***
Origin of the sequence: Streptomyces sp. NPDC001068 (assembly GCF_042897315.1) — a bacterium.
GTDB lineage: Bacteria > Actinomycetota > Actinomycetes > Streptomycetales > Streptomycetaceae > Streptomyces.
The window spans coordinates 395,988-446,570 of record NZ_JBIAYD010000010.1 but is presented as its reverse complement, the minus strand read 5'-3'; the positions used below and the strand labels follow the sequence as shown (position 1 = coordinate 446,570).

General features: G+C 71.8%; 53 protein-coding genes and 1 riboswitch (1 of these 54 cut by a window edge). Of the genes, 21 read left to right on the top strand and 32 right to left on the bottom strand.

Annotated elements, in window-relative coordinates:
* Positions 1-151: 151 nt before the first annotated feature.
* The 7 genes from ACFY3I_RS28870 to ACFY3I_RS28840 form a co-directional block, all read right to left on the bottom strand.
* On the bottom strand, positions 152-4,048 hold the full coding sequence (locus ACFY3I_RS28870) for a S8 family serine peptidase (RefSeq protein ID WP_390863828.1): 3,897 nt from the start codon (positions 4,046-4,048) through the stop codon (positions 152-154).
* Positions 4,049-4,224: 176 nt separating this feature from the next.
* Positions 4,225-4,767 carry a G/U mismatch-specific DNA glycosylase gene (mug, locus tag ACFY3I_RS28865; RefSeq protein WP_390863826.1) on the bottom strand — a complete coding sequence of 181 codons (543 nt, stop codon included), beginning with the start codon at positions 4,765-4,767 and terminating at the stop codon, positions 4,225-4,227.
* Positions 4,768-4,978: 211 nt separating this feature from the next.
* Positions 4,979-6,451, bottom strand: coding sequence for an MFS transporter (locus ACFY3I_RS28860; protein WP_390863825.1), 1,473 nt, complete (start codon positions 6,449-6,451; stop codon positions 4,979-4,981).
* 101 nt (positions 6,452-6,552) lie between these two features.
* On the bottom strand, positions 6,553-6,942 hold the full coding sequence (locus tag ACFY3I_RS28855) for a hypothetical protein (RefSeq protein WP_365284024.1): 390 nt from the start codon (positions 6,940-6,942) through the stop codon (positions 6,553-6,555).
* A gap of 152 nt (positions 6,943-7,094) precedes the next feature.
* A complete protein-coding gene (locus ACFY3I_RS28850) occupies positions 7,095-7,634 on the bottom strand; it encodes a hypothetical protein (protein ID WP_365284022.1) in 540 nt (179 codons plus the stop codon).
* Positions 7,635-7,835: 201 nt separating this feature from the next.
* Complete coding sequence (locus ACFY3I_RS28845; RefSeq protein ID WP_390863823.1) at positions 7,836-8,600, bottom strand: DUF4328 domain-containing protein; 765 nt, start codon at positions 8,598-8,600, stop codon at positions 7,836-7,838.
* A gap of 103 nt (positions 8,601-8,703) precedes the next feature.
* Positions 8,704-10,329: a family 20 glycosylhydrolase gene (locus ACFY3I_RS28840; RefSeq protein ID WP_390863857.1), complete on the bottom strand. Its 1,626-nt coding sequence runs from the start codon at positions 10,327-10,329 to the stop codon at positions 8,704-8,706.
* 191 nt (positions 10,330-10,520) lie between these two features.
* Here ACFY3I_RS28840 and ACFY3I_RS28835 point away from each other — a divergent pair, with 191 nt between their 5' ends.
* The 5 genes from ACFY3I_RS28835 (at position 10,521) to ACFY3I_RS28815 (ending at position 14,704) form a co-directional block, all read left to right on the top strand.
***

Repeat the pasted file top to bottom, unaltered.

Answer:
Origin of the sequence: Streptomyces sp. NPDC001068 (assembly GCF_042897315.1) — a bacterium.
GTDB lineage: Bacteria > Actinomycetota > Actinomycetes > Streptomycetales > Streptomycetaceae > Streptomyces.
The window spans coordinates 395,988-446,570 of record NZ_JBIAYD010000010.1 but is presented as its reverse complement, the minus strand read 5'-3'; the positions used below and the strand labels follow the sequence as shown (position 1 = coordinate 446,570).

General features: G+C 71.8%; 53 protein-coding genes and 1 riboswitch (1 of these 54 cut by a window edge). Of the genes, 21 read left to right on the top strand and 32 right to left on the bottom strand.

Annotated elements, in window-relative coordinates:
* Positions 1-151: 151 nt before the first annotated feature.
* The 7 genes from ACFY3I_RS28870 to ACFY3I_RS28840 form a co-directional block, all read right to left on the bottom strand.
* On the bottom strand, positions 152-4,048 hold the full coding sequence (locus ACFY3I_RS28870) for a S8 family serine peptidase (RefSeq protein ID WP_390863828.1): 3,897 nt from the start codon (positions 4,046-4,048) through the stop codon (positions 152-154).
* Positions 4,049-4,224: 176 nt separating this feature from the next.
* Positions 4,225-4,767 carry a G/U mismatch-specific DNA glycosylase gene (mug, locus tag ACFY3I_RS28865; RefSeq protein WP_390863826.1) on the bottom strand — a complete coding sequence of 181 codons (543 nt, stop codon included), beginning with the start codon at positions 4,765-4,767 and terminating at the stop codon, positions 4,225-4,227.
* Positions 4,768-4,978: 211 nt separating this feature from the next.
* Positions 4,979-6,451, bottom strand: coding sequence for an MFS transporter (locus ACFY3I_RS28860; protein WP_390863825.1), 1,473 nt, complete (start codon positions 6,449-6,451; stop codon positions 4,979-4,981).
* 101 nt (positions 6,452-6,552) lie between these two features.
* On the bottom strand, positions 6,553-6,942 hold the full coding sequence (locus tag ACFY3I_RS28855) for a hypothetical protein (RefSeq protein WP_365284024.1): 390 nt from the start codon (positions 6,940-6,942) through the stop codon (positions 6,553-6,555).
* A gap of 152 nt (positions 6,943-7,094) precedes the next feature.
* A complete protein-coding gene (locus ACFY3I_RS28850) occupies positions 7,095-7,634 on the bottom strand; it encodes a hypothetical protein (protein ID WP_365284022.1) in 540 nt (179 codons plus the stop codon).
* Positions 7,635-7,835: 201 nt separating this feature from the next.
* Complete coding sequence (locus ACFY3I_RS28845; RefSeq protein ID WP_390863823.1) at positions 7,836-8,600, bottom strand: DUF4328 domain-containing protein; 765 nt, start codon at positions 8,598-8,600, stop codon at positions 7,836-7,838.
* A gap of 103 nt (positions 8,601-8,703) precedes the next feature.
* Positions 8,704-10,329: a family 20 glycosylhydrolase gene (locus ACFY3I_RS28840; RefSeq protein ID WP_390863857.1), complete on the bottom strand. Its 1,626-nt coding sequence runs from the start codon at positions 10,327-10,329 to the stop codon at positions 8,704-8,706.
* 191 nt (positions 10,330-10,520) lie between these two features.
* Here ACFY3I_RS28840 and ACFY3I_RS28835 point away from each other — a divergent pair, with 191 nt between their 5' ends.
* The 5 genes from ACFY3I_RS28835 (at position 10,521) to ACFY3I_RS28815 (ending at position 14,704) form a co-directional block, all read left to right on the top strand.